Display cases hold smaller keepsakes, such as handcrafted Native American folk art pieces. Antique furniture is sprinkled throughout, including a wooden file cabinet and display cabinets that are reminiscent of those found in the general stores of the Wild West. Bookshelves are filled with reference volumes on subjects ranging from Native American and fur trade era history to wildlife guides and books about the world’s greatest artists and Western works.
All of this represents Idol’s deep-rooted passion for wild places, the hardy people who braved them to explore the Western Frontier, and the Native Americans who perfected the art of living off the land. “I’ve always been interested in the fur trade era,” Idol says. “I have so much respect for the kinds of people they were, before roads, refrigerators, and houses. They suffered incredible hardships but invented ingenious things to help them survive in the wilderness.”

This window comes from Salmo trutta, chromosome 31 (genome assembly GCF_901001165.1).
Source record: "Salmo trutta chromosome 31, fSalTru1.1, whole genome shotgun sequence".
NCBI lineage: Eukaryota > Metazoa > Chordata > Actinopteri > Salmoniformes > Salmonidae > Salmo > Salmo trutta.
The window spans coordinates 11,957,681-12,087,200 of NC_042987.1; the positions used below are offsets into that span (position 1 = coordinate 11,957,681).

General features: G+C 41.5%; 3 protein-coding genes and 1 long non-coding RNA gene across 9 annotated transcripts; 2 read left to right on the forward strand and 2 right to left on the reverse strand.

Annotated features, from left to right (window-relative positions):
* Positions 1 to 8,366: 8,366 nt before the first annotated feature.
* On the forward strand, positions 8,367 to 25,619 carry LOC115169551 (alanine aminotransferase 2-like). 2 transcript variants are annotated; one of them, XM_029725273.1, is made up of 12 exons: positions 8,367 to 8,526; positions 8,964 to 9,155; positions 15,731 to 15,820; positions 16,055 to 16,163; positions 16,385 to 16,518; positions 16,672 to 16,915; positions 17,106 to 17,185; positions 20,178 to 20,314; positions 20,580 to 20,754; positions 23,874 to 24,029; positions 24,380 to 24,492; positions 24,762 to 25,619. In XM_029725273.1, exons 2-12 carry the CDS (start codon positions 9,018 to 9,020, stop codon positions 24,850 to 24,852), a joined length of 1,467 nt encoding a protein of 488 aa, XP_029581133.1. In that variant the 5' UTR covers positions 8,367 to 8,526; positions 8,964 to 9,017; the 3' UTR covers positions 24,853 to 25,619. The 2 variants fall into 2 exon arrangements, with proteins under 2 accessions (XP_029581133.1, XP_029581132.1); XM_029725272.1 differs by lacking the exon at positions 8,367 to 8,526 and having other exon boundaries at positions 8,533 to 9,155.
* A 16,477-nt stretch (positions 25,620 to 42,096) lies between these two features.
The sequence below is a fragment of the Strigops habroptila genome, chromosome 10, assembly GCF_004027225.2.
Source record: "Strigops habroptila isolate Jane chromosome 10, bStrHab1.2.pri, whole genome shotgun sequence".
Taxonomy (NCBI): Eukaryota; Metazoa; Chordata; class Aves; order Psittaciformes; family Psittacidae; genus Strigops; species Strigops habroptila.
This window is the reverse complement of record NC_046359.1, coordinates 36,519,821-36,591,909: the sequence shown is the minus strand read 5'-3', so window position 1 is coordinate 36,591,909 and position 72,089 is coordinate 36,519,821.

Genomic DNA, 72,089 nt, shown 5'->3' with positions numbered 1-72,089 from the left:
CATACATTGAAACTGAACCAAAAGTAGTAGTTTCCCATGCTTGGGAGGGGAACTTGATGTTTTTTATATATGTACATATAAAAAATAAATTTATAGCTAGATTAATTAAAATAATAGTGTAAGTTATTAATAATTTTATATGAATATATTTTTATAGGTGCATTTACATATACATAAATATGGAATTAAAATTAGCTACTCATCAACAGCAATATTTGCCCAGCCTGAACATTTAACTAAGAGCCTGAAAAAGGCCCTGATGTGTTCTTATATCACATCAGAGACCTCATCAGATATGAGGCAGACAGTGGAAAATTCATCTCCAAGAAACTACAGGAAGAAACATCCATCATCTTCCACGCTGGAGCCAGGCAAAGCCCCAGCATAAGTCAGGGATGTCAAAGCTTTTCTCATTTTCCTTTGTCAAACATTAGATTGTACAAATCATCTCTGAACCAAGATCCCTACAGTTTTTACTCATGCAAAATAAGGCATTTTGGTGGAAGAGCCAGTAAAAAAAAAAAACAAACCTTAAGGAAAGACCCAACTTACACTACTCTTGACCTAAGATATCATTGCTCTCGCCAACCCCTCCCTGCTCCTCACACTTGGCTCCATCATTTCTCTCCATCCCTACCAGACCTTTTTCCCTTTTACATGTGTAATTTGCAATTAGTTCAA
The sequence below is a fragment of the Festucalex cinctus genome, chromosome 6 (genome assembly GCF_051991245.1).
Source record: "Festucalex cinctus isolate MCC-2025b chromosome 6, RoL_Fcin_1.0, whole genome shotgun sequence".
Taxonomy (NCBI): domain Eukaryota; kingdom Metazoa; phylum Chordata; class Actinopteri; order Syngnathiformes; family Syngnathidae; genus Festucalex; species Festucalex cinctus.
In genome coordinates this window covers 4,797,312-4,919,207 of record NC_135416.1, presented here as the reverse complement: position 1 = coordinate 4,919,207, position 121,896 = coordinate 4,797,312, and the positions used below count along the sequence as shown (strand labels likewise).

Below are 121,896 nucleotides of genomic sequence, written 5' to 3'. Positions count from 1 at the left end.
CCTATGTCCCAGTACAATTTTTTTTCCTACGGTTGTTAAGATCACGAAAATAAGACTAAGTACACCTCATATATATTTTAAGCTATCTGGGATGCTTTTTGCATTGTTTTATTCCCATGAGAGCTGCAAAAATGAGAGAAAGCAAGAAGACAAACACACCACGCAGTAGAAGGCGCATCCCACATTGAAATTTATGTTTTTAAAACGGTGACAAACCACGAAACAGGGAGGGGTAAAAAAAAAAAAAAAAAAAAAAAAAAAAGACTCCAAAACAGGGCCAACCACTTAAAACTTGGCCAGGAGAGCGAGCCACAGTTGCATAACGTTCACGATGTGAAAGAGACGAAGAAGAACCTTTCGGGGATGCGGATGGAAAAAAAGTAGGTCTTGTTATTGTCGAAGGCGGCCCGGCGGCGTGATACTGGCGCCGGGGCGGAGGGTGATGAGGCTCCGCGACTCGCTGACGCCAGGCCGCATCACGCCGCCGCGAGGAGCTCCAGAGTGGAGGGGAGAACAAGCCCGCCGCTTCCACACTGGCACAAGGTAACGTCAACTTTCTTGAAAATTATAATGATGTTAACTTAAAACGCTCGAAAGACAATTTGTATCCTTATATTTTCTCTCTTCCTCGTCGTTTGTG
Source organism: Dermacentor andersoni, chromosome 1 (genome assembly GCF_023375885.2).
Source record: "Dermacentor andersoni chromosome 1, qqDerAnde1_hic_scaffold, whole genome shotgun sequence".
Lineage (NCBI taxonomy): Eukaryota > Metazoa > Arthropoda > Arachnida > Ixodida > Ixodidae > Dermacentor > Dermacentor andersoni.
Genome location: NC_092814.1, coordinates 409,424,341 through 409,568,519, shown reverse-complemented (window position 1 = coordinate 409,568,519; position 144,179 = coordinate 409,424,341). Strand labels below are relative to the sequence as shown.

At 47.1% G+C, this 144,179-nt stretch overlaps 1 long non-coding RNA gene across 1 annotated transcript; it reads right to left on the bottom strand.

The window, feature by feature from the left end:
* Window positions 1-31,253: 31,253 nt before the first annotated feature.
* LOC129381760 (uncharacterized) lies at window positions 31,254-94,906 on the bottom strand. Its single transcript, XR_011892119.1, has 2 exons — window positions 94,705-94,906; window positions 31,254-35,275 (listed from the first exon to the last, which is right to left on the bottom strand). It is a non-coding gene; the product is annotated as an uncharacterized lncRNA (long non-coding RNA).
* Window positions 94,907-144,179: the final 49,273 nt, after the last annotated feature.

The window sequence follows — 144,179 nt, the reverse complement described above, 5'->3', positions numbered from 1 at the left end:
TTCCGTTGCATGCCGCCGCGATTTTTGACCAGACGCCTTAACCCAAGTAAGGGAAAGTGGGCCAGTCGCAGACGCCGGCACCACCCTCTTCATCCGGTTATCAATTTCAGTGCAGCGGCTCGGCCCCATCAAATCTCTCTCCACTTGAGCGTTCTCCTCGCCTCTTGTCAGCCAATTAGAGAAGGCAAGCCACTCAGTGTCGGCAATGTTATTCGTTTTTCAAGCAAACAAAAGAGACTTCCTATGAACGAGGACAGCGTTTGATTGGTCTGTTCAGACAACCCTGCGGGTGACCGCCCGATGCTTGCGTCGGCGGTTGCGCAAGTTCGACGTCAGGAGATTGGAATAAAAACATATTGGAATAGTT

Idol’s studio consists of three separate spaces, all of which exhibit parts of his collection. The large center area is where he creates his main body of work, both paintings and sculptures. The room on the south end of the studio serves as his design space, a storage area for reference material, and a place for drawing, framing, and varnishing. A separate room on the north end serves as the main office where Idol’s wife, Toni Rae, takes care of the company’s business affairs. Across the road, Idol uses a large metal building with high ceilings to work on monument sculptures, molding, and furniture design.
His collection, which overflows into the couple’s house, also represents a life that’s been filled with unimaginable outdoor experiences, and a successful and wildly diverse career that, in a circuitous way, eventually led Idol to the world of art.